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. Last Updated: 07/27/2016

State Takes Greater Role in Aeroflot Affairs

Shareholders of state-controlled Aeroflot voted at their annual meeting Saturday to strengthen the government's control over the flagship airline and curb the powers of management.

Candidates put forward by the government, owner of 51 percent of the company, won seven seats on the board, which shareholders voted to increase from nine to 11 seats.

Millhouse Capital UK Ltd., which quietly acquired a 26 percent stake in the carrier during the past year, got three seats while employees, who control 13 percent, got one.

Representing the state on the new board are Economic Development and Trade Minster German Gref, Transportation Minister Sergei Frank and his deputy Alexander Neradko, Deputy Finance Minister Vladimir Chernukhin, First Deputy Property Minister Alexander Braverman, presidential aviation adviser Yevgeny Shaposhnikov and Yury Zaostrovtsev, the deputy director of the Federal Security Service.

The three board members representing Millhouse, a company that holds assets belonging to core shareholders of metals giant Russian Aluminum and oil major Sibneft, are three of its topic executives -- David Davidovich, Andrei Osipov and Alexei Tuzhilin.

Aeroflot general director Valery Okulov, representing employees, retained his seat. However, the darling of minority investors, Aeroflot chief financial officer Alexander Zurabov, also put forward by employees, lost by a small margin to Millhouse's Osipov. He was widely expected to have been elected.

Analysts were perplexed by the defeat of Zurabov, a former banker credited with spearheading Aeroflot's strategic development.

"This is a very unusual outcome," said Yulia Zhdanova, transportation analyst at United Financial Group.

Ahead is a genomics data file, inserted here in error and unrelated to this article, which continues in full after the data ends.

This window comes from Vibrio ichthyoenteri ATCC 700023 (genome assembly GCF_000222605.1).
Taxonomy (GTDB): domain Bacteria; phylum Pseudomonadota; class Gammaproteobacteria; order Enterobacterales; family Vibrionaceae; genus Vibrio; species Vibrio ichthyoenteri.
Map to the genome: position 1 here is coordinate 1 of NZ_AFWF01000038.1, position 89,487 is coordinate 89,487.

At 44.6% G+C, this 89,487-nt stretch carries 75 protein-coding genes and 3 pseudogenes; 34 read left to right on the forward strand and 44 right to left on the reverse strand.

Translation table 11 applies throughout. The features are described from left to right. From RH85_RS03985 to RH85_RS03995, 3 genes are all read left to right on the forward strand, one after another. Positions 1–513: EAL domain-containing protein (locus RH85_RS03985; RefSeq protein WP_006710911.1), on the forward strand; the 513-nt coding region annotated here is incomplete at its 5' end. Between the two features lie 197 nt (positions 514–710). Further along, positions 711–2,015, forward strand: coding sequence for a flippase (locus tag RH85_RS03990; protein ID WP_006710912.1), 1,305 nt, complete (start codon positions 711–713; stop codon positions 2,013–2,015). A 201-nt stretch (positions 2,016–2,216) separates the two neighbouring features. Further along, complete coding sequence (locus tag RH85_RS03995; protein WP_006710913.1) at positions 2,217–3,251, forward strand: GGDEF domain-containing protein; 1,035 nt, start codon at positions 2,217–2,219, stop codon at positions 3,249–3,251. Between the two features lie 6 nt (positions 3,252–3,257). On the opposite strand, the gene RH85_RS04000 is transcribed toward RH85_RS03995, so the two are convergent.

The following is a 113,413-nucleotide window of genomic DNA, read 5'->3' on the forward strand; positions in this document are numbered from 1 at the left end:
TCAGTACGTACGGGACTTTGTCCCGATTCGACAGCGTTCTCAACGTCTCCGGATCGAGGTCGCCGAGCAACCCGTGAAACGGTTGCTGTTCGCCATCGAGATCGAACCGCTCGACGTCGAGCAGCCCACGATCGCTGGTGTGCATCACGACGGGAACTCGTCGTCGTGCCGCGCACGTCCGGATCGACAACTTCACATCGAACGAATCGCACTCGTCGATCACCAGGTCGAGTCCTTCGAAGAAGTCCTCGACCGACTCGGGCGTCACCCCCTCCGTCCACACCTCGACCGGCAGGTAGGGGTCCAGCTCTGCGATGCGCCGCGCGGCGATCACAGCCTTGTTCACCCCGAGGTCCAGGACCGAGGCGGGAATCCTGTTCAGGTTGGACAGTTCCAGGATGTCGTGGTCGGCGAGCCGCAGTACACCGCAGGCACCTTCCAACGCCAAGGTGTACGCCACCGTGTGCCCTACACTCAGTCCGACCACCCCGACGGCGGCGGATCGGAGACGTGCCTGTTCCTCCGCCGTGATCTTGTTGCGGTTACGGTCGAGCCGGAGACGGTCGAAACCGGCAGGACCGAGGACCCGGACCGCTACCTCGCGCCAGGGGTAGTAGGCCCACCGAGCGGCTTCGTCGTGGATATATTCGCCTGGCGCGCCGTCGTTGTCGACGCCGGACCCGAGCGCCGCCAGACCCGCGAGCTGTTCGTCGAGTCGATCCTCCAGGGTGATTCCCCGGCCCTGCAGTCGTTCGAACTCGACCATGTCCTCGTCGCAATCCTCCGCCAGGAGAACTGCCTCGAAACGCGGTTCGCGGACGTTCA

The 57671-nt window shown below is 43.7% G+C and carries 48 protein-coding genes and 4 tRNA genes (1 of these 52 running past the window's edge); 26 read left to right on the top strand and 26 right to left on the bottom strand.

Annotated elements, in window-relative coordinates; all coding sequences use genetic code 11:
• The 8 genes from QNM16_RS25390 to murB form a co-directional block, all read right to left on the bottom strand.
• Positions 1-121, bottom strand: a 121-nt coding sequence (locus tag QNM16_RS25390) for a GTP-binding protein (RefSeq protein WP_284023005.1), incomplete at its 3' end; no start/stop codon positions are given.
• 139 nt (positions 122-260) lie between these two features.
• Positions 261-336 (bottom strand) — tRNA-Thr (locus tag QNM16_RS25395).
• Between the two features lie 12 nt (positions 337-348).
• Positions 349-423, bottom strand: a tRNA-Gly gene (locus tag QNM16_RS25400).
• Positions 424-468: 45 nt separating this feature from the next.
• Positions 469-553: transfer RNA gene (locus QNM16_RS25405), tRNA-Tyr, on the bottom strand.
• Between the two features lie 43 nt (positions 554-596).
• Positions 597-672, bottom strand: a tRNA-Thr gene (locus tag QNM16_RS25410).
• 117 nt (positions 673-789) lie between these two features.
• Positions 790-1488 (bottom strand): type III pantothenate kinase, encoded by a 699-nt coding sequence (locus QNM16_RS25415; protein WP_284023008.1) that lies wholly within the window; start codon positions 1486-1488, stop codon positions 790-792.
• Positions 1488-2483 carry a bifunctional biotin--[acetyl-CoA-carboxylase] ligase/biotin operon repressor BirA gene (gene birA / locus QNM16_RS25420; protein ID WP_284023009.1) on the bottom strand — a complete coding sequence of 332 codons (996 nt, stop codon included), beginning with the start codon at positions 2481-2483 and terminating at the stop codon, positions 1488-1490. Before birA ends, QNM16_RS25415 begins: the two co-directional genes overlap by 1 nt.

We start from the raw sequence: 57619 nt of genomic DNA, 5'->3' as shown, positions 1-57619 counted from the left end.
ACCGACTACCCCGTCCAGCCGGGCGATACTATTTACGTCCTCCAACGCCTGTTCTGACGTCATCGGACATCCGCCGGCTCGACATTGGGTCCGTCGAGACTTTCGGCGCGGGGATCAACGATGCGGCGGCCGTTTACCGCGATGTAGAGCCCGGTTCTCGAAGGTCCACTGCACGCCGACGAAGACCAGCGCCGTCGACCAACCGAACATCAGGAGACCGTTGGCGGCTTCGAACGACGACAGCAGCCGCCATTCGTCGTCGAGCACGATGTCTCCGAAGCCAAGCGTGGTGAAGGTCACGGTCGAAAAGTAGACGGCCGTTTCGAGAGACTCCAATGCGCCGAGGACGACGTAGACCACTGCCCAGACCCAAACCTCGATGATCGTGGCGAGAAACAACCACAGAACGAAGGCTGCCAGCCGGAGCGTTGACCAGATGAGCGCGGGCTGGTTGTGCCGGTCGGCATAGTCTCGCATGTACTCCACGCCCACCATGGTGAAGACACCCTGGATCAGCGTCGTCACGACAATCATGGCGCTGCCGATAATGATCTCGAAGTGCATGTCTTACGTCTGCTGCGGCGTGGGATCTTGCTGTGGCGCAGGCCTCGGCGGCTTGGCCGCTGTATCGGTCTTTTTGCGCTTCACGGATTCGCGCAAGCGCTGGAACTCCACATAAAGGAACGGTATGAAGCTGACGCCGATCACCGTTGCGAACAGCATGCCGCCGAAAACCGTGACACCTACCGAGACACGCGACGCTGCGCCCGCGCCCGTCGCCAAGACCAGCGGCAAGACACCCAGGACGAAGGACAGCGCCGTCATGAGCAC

After reviewing the balloting, Zhdanova concluded that Millhouse and the government coordinated their votes to maximize each other's presence on the board.

Yelena Sakhnova, an analyst at Aton, said the government might have "just played safe" to ensure that it achieved its goal of controlling seven board seats.

Frank declined to reveal the government's strategy for the meeting, save to say, "We used every possibility we had on our hands to get the maximum result."

Visibly surprised, Zurabov left the meeting saying only that he would continue working.

Shareholders also weakened Okulov's position. According to changes to the company charter, approved Saturday, the general director will no longer have the authority to approve deals worth more than 2.5 percent of the company's assets, or $15 million. Under the previous charter, the limit was 25 percent.

Another significant change is that the board, not the shareholders, now appoints the general director.

Frank said Aeroflot senior managers should be pressured to work more effectively and efficiently and that shareholders should have more control over the decisions they make.

One key decision is whether Aeroflot will favor the U.S. Boeing or Europe's Airbus when it upgrades its fleet of 27 foreign jets. Frank said that although Airbus' proposals were "considerably more attractive" financially, neither company will dominate Aeroflot's fleet.